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U.S. Military Role in Assistance to Nepal

By U.S. Pacific Command | May 1, 2015

U.S. military forces have responded to the earthquake disaster in Nepal and continue to develop plans to support the U.S. government agencies making up the U.S. response to the calamity.  The U.S. stands by Nepal at this sad time and extends its condolences to all those affected.

Soon after the April 25th earthquake, the government of Nepal, as the overall leaders organizing the response to the disaster, requested international assistance.  The U.S. Agency for International Development (USAID) Office of Foreign Disaster Assistance (OFDA) sent a Disaster Assistance Response Team (DART) and two Urban Search and Rescue (USAR) teams, which arrived via U.S. Air Force C-17 cargo aircraft.

USAID also activated a Response Management Team in Washington D.C. to help coordinate assistance at the national level. They provided an initial $1 million, followed with another $9 million for critical humanitarian needs.

A U.S. Special Forces team was training in Nepal when the earthquake struck; they immediately transitioned to help with the relief efforts.  The Soldiers present are providing logistical help and medical assistance to the injured.  They also helped in search and rescue along popular trekking routes, including the Everest Base Camp, an area that was especially affected by the earthquake.  All current and future U.S. military assistance is conducted in a supporting role to the Armed Forces of Nepal.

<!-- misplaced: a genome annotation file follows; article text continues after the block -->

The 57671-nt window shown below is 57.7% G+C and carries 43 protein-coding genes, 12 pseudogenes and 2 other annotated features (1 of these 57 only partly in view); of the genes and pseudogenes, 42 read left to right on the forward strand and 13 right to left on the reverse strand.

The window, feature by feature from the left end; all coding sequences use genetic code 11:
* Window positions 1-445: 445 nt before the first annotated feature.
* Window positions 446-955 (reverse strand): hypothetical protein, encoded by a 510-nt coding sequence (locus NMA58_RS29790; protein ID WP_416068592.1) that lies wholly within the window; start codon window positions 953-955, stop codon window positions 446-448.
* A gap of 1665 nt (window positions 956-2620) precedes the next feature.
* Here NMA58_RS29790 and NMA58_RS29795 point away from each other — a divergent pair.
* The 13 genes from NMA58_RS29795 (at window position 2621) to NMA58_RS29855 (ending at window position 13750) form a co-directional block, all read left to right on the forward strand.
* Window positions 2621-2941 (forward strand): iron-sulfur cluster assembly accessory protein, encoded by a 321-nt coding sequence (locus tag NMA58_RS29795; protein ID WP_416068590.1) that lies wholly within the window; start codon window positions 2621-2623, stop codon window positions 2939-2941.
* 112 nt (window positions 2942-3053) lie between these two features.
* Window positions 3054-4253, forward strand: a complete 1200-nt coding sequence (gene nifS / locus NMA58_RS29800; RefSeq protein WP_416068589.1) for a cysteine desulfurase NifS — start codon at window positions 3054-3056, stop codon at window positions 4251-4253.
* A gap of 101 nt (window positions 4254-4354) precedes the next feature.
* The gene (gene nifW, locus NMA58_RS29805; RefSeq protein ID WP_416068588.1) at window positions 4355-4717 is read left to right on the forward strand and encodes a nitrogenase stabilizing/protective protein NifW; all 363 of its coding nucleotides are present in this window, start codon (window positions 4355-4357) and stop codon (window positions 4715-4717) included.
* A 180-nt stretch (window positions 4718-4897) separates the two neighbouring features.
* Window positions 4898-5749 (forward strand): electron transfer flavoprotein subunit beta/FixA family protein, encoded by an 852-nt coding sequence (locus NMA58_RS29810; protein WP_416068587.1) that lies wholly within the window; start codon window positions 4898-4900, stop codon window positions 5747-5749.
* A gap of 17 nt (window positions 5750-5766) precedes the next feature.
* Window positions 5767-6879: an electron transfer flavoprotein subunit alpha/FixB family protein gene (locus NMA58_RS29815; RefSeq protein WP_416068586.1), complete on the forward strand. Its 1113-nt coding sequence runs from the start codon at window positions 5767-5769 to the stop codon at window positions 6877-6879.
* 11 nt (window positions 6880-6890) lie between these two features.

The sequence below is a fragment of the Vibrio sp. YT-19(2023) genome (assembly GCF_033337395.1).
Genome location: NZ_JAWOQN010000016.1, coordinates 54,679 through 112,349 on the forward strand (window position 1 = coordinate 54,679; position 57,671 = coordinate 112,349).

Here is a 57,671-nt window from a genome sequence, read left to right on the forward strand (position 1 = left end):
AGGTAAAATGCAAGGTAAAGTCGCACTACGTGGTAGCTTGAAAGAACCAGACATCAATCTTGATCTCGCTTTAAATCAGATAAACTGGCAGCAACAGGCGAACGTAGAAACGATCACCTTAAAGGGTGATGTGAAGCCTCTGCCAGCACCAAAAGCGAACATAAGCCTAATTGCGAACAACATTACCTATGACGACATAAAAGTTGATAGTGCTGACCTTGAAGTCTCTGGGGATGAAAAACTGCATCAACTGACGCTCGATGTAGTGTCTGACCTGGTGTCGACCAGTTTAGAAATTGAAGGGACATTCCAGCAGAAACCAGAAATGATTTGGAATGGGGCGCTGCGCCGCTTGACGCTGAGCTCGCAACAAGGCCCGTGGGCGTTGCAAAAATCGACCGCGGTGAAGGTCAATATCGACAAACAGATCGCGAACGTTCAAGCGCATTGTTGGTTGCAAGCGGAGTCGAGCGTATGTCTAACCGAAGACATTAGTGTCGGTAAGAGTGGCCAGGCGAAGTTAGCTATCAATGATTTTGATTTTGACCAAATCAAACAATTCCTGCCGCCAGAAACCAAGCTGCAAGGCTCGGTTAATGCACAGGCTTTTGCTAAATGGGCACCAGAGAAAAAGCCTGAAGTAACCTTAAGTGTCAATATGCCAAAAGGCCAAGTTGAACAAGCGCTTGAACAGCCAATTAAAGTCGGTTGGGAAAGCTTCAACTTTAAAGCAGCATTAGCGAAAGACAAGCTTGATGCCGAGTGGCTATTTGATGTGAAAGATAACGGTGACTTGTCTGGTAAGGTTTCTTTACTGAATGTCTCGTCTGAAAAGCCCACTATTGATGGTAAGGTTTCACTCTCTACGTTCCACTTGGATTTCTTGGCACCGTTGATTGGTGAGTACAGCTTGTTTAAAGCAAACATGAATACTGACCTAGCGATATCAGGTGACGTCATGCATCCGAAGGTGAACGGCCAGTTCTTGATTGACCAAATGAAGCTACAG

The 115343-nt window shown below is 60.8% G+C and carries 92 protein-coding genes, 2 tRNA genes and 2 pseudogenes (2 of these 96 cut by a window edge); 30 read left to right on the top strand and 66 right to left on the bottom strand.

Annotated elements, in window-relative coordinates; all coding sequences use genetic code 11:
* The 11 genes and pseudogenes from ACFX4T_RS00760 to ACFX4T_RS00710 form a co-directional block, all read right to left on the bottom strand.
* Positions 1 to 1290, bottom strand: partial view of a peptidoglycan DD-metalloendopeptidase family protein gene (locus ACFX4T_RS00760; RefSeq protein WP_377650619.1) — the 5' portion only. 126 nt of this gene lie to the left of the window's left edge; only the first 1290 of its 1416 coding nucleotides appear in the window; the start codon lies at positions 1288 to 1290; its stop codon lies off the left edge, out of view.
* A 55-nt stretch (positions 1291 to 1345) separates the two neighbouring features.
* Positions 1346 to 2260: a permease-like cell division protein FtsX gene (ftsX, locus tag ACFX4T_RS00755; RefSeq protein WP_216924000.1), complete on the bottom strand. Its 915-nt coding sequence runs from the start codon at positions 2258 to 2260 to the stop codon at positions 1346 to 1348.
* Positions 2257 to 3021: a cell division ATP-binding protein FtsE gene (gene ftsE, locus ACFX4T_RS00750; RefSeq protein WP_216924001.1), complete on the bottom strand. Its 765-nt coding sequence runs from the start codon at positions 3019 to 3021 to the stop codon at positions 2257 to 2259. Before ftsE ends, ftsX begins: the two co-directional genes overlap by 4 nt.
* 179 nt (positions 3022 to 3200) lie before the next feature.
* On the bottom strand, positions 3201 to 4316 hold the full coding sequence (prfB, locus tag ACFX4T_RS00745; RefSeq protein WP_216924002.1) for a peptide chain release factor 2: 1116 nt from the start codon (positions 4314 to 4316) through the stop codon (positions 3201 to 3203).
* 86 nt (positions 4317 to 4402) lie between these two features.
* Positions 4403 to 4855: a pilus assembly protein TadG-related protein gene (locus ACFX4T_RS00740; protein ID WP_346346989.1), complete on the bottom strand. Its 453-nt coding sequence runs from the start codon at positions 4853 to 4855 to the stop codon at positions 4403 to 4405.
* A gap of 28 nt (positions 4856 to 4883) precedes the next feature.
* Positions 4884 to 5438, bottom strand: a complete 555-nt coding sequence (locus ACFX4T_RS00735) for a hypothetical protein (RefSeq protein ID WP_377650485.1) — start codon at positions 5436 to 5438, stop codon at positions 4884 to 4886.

The U.S. Embassy in Nepal is heading the U.S. effort, with USAID as the lead federal agency.  U.S. Pacific Command is working closely with both to determine how the Department of Defense (DOD) may best support the U.S. government response to this disaster.

On April 29th, a DOD Joint Humanitarian Assessment Support Team (JHAST) with approximately 20 military personnel arrived in Nepal. The JHAST will advise the DART on DOD capabilities and assets available to support the Nepal earthquake response and help assess appropriate DOD missions. Coordinated JHAST-DART assessments, with a particular focus on airport operations at Kathmandu’s Tribhuvan International Airport (TIA), are scheduled to begin April 30th.

Given its ability to respond quickly to crises around the world, U.S. forces are ready to assist should additional requirements for unique military support be identified.  The U.S. is in touch with Nepalese officials and other donor nations and agencies to mobilize additional assistance if requested. 

The enduring relationship between the U.S. and Nepalese militaries and the recurring military training exchanges between the two nations allow them to rapidly and easily work together as they conduct relief operations in order to save lives and alleviate human suffering.

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